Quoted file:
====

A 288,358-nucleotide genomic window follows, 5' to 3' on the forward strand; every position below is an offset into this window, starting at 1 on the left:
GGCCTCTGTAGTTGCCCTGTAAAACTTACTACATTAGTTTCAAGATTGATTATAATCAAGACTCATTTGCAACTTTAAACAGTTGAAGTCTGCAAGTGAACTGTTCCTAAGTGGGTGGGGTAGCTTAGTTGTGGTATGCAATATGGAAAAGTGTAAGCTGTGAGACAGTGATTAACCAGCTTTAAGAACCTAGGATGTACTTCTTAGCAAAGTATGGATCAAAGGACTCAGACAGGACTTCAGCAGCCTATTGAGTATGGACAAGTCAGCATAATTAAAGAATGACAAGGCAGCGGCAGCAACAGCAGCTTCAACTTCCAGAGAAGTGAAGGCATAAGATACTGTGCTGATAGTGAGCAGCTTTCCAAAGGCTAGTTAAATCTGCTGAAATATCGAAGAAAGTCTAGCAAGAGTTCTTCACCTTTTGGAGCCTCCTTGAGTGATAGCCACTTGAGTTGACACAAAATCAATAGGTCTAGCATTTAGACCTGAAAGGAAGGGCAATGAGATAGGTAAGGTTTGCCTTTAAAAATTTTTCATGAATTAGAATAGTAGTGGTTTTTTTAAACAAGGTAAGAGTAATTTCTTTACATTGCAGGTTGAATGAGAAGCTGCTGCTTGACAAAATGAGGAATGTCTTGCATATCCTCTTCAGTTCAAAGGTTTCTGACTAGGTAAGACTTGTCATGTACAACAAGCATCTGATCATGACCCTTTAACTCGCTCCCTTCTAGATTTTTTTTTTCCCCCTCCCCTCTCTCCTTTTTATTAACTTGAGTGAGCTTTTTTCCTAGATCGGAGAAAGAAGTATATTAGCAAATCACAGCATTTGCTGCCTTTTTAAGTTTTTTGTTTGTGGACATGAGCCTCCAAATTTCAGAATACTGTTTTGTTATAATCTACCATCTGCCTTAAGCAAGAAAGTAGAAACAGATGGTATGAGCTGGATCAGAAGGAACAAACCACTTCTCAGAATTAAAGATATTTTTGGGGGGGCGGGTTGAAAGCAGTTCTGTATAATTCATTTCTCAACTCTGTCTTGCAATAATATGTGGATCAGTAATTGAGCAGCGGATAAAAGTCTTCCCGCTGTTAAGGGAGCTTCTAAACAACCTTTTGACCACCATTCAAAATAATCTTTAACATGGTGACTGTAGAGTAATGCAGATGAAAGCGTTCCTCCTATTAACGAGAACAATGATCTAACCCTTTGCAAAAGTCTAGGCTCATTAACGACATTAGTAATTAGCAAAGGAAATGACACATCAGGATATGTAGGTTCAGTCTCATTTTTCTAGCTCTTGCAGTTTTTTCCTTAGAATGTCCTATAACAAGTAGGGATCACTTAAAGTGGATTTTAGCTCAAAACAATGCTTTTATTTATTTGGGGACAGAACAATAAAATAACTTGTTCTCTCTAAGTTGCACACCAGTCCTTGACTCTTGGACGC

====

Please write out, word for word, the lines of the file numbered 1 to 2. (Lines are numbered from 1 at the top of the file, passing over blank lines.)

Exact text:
A 288,358-nucleotide genomic window follows, 5' to 3' on the forward strand; every position below is an offset into this window, starting at 1 on the left:
GGCCTCTGTAGTTGCCCTGTAAAACTTACTACATTAGTTTCAAGATTGATTATAATCAAGACTCATTTGCAACTTTAAACAGTTGAAGTCTGCAAGTGAACTGTTCCTAAGTGGGTGGGGTAGCTTAGTTGTGGTATGCAATATGGAAAAGTGTAAGCTGTGAGACAGTGATTAACCAGCTTTAAGAACCTAGGATGTACTTCTTAGCAAAGTATGGATCAAAGGACTCAGACAGGACTTCAGCAGCCTATTGAGTATGGACAAGTCAGCATAATTAAAGAATGACAAGGCAGCGGCAGCAACAGCAGCTTCAACTTCCAGAGAAGTGAAGGCATAAGATACTGTGCTGATAGTGAGCAGCTTTCCAAAGGCTAGTTAAATCTGCTGAAATATCGAAGAAAGTCTAGCAAGAGTTCTTCACCTTTTGGAGCCTCCTTGAGTGATAGCCACTTGAGTTGACACAAAATCAATAGGTCTAGCATTTAGACCTGAAAGGAAGGGCAATGAGATAGGTAAGGTTTGCCTTTAAAAATTTTTCATGAATTAGAATAGTAGTGGTTTTTTTAAACAAGGTAAGAGTAATTTCTTTACATTGCAGGTTGAATGAGAAGCTGCTGCTTGACAAAATGAGGAATGTCTTGCATATCCTCTTCAGTTCAAAGGTTTCTGACTAGGTAAGACTTGTCATGTACAACAAGCATCTGATCATGACCCTTTAACTCGCTCCCTTCTAGATTTTTTTTTTCCCCCTCCCCTCTCTCCTTTTTATTAACTTGAGTGAGCTTTTTTCCTAGATCGGAGAAAGAAGTATATTAGCAAATCACAGCATTTGCTGCCTTTTTAAGTTTTTTGTTTGTGGACATGAGCCTCCAAATTTCAGAATACTGTTTTGTTATAATCTACCATCTGCCTTAAGCAAGAAAGTAGAAACAGATGGTATGAGCTGGATCAGAAGGAACAAACCACTTCTCAGAATTAAAGATATTTTTGGGGGGGCGGGTTGAAAGCAGTTCTGTATAATTCATTTCTCAACTCTGTCTTGCAATAATATGTGGATCAGTAATTGAGCAGCGGATAAAAGTCTTCCCGCTGTTAAGGGAGCTTCTAAACAACCTTTTGACCACCATTCAAAATAATCTTTAACATGGTGACTGTAGAGTAATGCAGATGAAAGCGTTCCTCCTATTAACGAGAACAATGATCTAACCCTTTGCAAAAGTCTAGGCTCATTAACGACATTAGTAATTAGCAAAGGAAATGACACATCAGGATATGTAGGTTCAGTCTCATTTTTCTAGCTCTTGCAGTTTTTTCCTTAGAATGTCCTATAACAAGTAGGGATCACTTAAAGTGGATTTTAGCTCAAAACAATGCTTTTATTTATTTGGGGACAGAACAATAAAATAACTTGTTCTCTCTAAGTTGCACACCAGTCCTTGACTCTTGGACGC